Tom joined Outer Temple Chambers as a pupil in September 2011 and as a tenant in September 2012. Before then, he qualified as a solicitor at Magic Circle firm Slaughter and May from 2008-2010 and was a Judicial Assistant to Arden LJ at the Court of Appeal from 2010-2011.
Tom has undertaken pro bono work for AvMA, the Bar Pro Bono Unit, the Law Society’s LawWorks Mediation Scheme, and the FRU. He appeared pro bono in the Court of Appeal, as sole counsel, for the successful appellant in Duffy v George  EWCA Civ 908.
Tom has a First Class Maths degree from Lady Margaret Hall, Oxford University. He completed his GDL and LPC at BPP Law School in London.
Away from the law Tom enjoys spending time with his young family, playing hockey, and watching the mighty Carlisle United FC.
Tom acts on a wide range of clinical negligence cases, up to and including contested trials. Topics covered in recent cases have included, amongst others:
acting for the defendant GP in striking out the claimant’s secondary victim psychiatric injury claim. The claimant witnessed the aftermath of her daughter’s death 3 days after an out of hours GP consultation. Read news article here.
unusual ‘non-Bolam’ trial on liability and quantum involving a delayed diagnosis of cancer. Read news article here.
High Court trial on liability and quantum involving hernia surgery. (Acting for the defendant)
High Court liability trial involving expert A&E and surgical evidence. (Acting for the defendant).
claim featuring a wrong diagnosis of cancer which led to the claimant having major surgery, suffering fatigue and having to retire early. Settled at a ‘virtual JSM’ with significant disputes on causation, life expectancy, and loss of earnings and pension. (Acting for the claimant).
claim featuring an alleged negligent consent process for foot surgery which led to the claimant developing CRPS and losing their high-earning career. Settled for £1.25m gross / £750,000 net. (Acting for the claimant).
acting for the successful claimant in an unusual ‘misinformation’ psychiatric injury claim, who was told wrongly by his local hospital that he had “incurable” lung cancer and was likely to die within a year
two secondary victim psychiatric injury claims, acting for the bereaved parents of two patients – a newborn baby and an adult daughter – who died in hospital following negligent treatment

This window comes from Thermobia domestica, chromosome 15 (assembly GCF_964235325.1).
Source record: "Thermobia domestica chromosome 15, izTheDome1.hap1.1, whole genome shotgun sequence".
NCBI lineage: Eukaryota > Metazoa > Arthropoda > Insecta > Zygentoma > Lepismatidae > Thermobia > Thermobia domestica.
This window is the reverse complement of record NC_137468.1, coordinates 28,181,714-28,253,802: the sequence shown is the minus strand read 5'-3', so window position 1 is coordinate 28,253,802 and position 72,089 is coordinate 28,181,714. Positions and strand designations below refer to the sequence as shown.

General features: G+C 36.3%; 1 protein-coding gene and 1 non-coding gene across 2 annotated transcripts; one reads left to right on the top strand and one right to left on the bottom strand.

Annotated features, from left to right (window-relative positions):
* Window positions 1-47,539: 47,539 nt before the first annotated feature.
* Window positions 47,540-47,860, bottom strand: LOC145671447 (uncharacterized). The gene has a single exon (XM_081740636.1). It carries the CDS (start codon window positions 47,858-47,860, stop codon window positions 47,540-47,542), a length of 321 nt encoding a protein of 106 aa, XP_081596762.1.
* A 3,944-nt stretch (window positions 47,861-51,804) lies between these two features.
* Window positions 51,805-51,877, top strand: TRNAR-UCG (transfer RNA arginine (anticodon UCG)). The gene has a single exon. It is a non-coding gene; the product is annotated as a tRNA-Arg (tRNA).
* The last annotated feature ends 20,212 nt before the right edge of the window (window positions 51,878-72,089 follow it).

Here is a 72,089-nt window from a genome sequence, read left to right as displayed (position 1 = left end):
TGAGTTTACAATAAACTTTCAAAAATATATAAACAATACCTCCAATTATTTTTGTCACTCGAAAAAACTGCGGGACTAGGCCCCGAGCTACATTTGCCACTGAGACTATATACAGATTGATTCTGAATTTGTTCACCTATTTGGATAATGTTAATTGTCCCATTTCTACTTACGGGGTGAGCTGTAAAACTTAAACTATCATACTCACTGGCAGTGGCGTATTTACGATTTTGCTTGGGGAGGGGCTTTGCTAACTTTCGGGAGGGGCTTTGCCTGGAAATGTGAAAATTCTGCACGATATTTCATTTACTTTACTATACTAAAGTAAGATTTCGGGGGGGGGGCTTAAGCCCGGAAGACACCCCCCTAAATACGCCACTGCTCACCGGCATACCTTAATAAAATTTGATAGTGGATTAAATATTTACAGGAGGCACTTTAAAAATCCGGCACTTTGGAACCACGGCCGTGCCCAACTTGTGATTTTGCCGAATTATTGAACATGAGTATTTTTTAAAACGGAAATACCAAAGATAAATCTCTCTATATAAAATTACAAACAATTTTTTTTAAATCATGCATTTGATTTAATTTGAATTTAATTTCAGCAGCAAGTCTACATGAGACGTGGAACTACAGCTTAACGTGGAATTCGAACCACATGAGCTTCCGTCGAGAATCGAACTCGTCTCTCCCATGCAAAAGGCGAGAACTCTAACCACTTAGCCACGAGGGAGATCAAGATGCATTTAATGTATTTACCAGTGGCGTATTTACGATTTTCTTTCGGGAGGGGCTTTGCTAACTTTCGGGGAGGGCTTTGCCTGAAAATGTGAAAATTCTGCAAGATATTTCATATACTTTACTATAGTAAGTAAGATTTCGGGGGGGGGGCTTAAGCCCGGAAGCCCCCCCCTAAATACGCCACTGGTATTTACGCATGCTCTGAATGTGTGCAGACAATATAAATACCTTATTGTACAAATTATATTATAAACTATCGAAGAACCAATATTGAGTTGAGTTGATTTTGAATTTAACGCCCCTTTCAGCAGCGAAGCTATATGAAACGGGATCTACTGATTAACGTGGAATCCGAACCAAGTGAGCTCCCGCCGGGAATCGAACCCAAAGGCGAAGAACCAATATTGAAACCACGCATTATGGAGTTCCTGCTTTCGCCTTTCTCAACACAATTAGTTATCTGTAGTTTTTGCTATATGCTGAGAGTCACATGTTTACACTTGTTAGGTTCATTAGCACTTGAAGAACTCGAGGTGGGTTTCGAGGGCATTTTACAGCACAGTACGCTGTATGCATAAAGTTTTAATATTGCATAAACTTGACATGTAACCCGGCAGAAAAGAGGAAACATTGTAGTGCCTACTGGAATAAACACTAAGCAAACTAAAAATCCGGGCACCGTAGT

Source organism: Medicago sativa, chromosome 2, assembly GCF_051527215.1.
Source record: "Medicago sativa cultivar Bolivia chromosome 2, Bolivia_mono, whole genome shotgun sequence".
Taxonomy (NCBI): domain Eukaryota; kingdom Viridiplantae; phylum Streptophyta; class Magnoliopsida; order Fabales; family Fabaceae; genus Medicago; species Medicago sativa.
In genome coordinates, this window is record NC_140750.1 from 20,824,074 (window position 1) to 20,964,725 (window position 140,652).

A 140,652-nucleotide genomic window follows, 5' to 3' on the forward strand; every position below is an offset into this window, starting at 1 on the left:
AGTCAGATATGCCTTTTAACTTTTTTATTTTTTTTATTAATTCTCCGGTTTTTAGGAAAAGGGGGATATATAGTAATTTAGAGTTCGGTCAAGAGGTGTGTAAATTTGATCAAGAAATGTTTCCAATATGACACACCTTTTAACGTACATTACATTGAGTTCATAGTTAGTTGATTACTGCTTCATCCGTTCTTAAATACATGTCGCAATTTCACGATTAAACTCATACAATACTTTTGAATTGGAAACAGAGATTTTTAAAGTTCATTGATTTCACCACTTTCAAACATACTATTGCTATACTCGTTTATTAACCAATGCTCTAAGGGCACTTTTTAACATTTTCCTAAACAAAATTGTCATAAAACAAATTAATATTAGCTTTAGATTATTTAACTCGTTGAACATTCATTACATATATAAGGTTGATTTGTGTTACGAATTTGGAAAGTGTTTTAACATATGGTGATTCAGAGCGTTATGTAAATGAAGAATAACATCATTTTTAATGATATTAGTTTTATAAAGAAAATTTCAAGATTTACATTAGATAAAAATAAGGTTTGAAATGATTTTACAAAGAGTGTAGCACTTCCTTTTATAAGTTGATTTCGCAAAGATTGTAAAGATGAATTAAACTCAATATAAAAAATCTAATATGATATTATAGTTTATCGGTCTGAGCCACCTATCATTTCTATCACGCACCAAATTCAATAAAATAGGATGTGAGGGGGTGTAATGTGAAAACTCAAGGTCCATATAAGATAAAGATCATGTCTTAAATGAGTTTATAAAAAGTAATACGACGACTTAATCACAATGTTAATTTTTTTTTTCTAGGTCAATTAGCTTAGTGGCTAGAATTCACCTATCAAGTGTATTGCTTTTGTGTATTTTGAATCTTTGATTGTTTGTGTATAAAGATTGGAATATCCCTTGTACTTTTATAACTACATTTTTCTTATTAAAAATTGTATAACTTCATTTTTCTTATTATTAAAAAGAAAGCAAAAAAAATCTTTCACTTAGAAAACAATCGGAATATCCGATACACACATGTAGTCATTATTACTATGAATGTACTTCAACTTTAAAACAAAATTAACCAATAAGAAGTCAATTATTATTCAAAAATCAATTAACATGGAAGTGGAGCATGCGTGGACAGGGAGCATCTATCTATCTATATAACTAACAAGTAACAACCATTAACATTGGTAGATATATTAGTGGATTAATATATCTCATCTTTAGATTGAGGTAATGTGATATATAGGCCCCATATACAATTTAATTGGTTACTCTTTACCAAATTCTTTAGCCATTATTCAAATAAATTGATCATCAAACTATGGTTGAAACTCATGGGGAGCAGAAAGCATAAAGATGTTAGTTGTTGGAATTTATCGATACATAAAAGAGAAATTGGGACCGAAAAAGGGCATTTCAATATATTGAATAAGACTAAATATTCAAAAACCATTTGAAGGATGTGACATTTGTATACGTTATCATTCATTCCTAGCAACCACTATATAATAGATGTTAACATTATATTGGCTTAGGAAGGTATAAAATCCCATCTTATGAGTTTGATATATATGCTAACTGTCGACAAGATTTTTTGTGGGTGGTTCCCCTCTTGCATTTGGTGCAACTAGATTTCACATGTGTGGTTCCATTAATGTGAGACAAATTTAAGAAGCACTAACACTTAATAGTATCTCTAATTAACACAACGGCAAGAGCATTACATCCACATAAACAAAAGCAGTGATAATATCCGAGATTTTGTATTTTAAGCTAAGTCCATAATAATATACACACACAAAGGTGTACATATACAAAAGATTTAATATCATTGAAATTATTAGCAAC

orthopaedic surgery and GP treatment claim, where a lady needed an above-knee amputation after a fracture operation and subsequent GP treatment. Settled for a total of over £1 million against both defendants, concluded at a JSM shortly before the trial. (Acting for the claimant).
cerebral palsy claim, settled for a capitalised value of approximately £15million, featuring significant issues regarding accommodation and lost years claims in light of JR v Sheffield. (Led by Gerard McDermott QC, acting for the claimant).
acting for the defendant in successfully resisting a case management appeal about single joint experts, in a low-value Fatal Accidents Act claim
unusual psychiatric injury ‘misinformation’ claim, where a lady claimed she had suffered psychiatric injury after being shown the wrong body to grieve over, 4 days after the death of her father, in a hospital mortuary. The claim involved consideration of whether the ‘miscellaneous’ victim cases of Allin v City & Hackney and Farrell v Avon could be extended. (Acting for the defendant).
Tom acts on a range of personal injury cases. He has a particular interest in quantum on catastrophic injury claims (Tom admits to liking quantum and spreadsheets – he did do a Maths degree…).
acting for the claimant who sustained severe brain injuries after being knocked off his bicycle by the defendant car driver. Settled for a capitalised value in excess of £10 million. (Led by Matthew Phillips QC).
acting for the claimant, an incomplete tetraplegic, who was injured in a car accident. (Led by Matthew Phillips QC).
international injury claim, featuring a young man who sustained a severe brain injury after falling several stories on a construction site while on a work assignment abroad. (Led by Sarah Crowther QC, acting for the claimant).